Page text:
• Content Count

  • Joined

  • Last visited

Community Reputation

22 Neutral

About MortarThePoint

  • Rank
    Regular Member

Recent Profile Visitors

The recent visitors block is disabled and is not being shown to other users.

  1. I have a crane coming on Monday (07/12/20) and we only need it for an hour or two. Does anyone need the other half of the day?
  2. So does that mean if you have Isokern pumice liner and leca infill like I do you can have trusses very close to the chimney's brickwork? That would be good as otherwise I have to solve a small truss that has gone in at 45mm from the outer skin of the chimney. (my chimney is 175mm Isokern, minimum 95mm Leca, blockwork, cavity, brickwork)
  3. I'm not worried about it, that's what worried me 😁
  4. Easy to find Australian guidance suggests up to 50mm out of plumb is acceptable. That's a bit much for my liking, but shows it's not very critical. Documents/TQ_26_TrussInstallation_final.pdf
  5. I wondered what people's expectations were for truss verticality. The chippie has got the trusses roughly set and is fine tuning as he fits the trimmers. Being as I am, I can't help but get a level on it. I wanted to check my expectations though. My feeling is as long as the bubble is just touching or inside the lines it is OK. Trusses are made of wood that can be slightly twisted and warped so better than that feels unrealistic to me. You want to be using a 1800mm level for this. If you like numbers: My level is +/-0.5mm/m accuracy which I think means it is +/-2mm between the lines ( 2mm/m (0.1degrees) would give a horizontal deviation of 6mm and a vertical deviation of 0.0mm on a 3m truss. To reach 1mm of vertical deviation the horizontal deviation needs to reach 77mm, or ~25mm/m (1.5 degrees). I expect a roof would actually be fine if the trusses were off by 1.5 degrees or more because the trusses are all braced so it's not so much about the trusses toppling. The profile of the roof isn't substantially affected even at 1.5 degrees. The exceptions to these are at hips, valleys and gables as such deviaton would move the positions of these elements that would then affect the profile of the roof. You'd be asking more out of the battens though with 1.5 degree error as the nominal 600mm could become 600+77+77=754mm so about 25% over what it should be.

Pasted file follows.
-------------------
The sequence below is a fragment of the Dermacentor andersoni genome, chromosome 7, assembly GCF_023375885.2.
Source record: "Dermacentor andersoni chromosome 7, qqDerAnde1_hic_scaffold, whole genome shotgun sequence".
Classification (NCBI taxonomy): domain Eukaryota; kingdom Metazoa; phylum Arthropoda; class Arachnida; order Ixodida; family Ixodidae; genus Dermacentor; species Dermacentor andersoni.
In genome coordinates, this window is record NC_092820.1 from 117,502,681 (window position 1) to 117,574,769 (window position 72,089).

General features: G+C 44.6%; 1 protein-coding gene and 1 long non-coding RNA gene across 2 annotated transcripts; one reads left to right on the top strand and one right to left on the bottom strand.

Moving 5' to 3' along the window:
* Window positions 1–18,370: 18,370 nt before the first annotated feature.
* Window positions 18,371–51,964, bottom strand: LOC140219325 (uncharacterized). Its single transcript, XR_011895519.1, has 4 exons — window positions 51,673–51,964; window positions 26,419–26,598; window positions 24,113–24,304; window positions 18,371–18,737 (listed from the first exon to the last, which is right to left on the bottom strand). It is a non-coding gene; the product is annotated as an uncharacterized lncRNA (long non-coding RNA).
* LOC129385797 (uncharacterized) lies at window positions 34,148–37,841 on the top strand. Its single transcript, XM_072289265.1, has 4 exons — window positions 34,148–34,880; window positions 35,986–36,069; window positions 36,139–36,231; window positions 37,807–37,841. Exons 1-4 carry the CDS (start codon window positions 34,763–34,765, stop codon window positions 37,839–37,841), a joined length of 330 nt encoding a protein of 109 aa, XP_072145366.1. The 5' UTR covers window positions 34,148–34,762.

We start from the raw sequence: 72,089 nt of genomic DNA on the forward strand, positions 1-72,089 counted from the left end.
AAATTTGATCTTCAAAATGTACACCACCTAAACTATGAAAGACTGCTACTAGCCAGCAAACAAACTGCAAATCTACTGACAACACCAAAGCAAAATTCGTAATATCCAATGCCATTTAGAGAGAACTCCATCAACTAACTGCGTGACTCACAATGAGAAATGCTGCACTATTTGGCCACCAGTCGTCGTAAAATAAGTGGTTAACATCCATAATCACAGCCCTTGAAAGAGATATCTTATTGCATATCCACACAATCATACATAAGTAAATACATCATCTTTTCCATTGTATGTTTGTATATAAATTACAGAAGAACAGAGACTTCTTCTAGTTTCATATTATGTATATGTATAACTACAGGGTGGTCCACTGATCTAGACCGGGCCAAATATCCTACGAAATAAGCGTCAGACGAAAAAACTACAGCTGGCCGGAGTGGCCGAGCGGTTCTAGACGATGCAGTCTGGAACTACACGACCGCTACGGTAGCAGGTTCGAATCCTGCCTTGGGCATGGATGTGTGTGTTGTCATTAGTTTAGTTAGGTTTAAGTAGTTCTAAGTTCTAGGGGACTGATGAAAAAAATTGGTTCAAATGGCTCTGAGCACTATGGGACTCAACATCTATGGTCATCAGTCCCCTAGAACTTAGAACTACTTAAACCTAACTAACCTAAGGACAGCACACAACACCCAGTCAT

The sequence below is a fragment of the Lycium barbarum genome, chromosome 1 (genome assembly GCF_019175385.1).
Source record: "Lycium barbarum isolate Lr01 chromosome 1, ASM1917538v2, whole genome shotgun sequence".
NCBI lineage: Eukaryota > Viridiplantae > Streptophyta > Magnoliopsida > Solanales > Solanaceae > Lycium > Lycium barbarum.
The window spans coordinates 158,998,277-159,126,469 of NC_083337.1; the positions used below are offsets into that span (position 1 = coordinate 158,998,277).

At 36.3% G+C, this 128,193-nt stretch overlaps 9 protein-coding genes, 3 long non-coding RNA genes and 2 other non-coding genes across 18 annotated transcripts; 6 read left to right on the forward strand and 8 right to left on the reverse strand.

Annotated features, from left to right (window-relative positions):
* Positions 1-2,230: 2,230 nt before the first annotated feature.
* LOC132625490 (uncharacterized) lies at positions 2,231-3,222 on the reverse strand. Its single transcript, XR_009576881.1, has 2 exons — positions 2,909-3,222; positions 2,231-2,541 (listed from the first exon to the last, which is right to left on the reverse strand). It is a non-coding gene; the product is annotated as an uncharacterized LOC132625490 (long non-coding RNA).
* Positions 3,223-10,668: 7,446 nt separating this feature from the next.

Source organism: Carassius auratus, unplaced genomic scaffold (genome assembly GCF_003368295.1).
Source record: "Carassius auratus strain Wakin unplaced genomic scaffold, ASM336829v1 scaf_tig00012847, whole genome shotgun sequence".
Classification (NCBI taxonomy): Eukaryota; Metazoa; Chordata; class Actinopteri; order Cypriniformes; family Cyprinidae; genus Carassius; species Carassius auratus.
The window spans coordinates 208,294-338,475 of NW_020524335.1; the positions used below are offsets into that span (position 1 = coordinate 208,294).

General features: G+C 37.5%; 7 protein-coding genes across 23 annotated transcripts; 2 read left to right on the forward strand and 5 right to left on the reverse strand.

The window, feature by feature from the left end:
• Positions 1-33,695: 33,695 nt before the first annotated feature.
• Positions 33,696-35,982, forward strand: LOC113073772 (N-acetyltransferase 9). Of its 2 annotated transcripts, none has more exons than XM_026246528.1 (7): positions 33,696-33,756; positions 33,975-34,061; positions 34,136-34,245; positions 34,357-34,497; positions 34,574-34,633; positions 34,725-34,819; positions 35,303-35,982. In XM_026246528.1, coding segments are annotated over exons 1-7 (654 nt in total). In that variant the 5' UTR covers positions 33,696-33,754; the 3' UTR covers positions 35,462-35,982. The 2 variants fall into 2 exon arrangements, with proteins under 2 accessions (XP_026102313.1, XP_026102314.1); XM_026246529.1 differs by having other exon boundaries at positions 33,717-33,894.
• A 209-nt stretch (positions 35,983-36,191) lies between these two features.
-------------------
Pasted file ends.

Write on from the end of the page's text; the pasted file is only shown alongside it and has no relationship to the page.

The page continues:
6. I got complements from the brickie so I clearly did an alright job of it. The chippie hasn't turned his nose up at it so that's good too.
  7. Get a drawing that shows the trimmer sizes and ideally the designer can generate the cut list for the infill timbers. The carpenter won't necessarily follow the cut list and the truss company will include extra provision for this, but it is useful to see. Double check the chimneys, >50mm clearance to all combustible materials. Check this on site as trusses are installed.
  8. I did the lap cuts and it ends up being pretty quick and accurate once you get a technique going. A full depth circular saw cut into each side of the timber and then a half depth cross cut on the flat of the timber. Hammer and chisel to remove the chunk and clean up. Top tip: don't bother making bits for the gables. I got carried away and made a short section for one gable by mistake 🙃
  9. I'm leave a 50mm gap between insulation in insulated pitches and the membrane for drape of the membrane (otherwise need counter battens). Does this rafter roll not prevent the required drape? The drape is need to allow water to pass between the outside of the membrane and the battens.
  10. There's some debate on this as I understand it. I spoke to my architect and he said that NHBC now mandate ridge ventilation and that people are starting to doubt the breather membranes and install eave ventilation as well. He speculated that NHBC may mandate eave ventilation in due cause but was going to check LABC and NHBC for details.
  11. What's that rippled black plastic called? I presume it's to create a ventilation gap between insulation and roofing membrane
  12. This is part of the construction drawing. The loft insulation is to overlap the wall plate and cavity insulation.
  13. The loft insulation will come down to the top of the beads, but I was planning to do that afterwards
  14. We've gone the Isokern route. It is quite expensive compared to just a corrugated steel flue liner, but I was told by many that you can't just have a corrugated steel flue liner on a new build. There is a lot to be said for a simple straight run. Cool arrangement you are having with the BBQ. I always liked the idea of a pizza oven built in to the wall with a door in to the kitchen and a door on to the patio. That got forgotten about when the realities of the building arrived, but I still think it would be cool.
  15. If your trusses are to come in two deliveries, get lists of which trusses are to be in each delivery. Don't just rely on a confirmed request, get the actual truss codes coming on the first lorry. You want the girder trusses on the first delivery.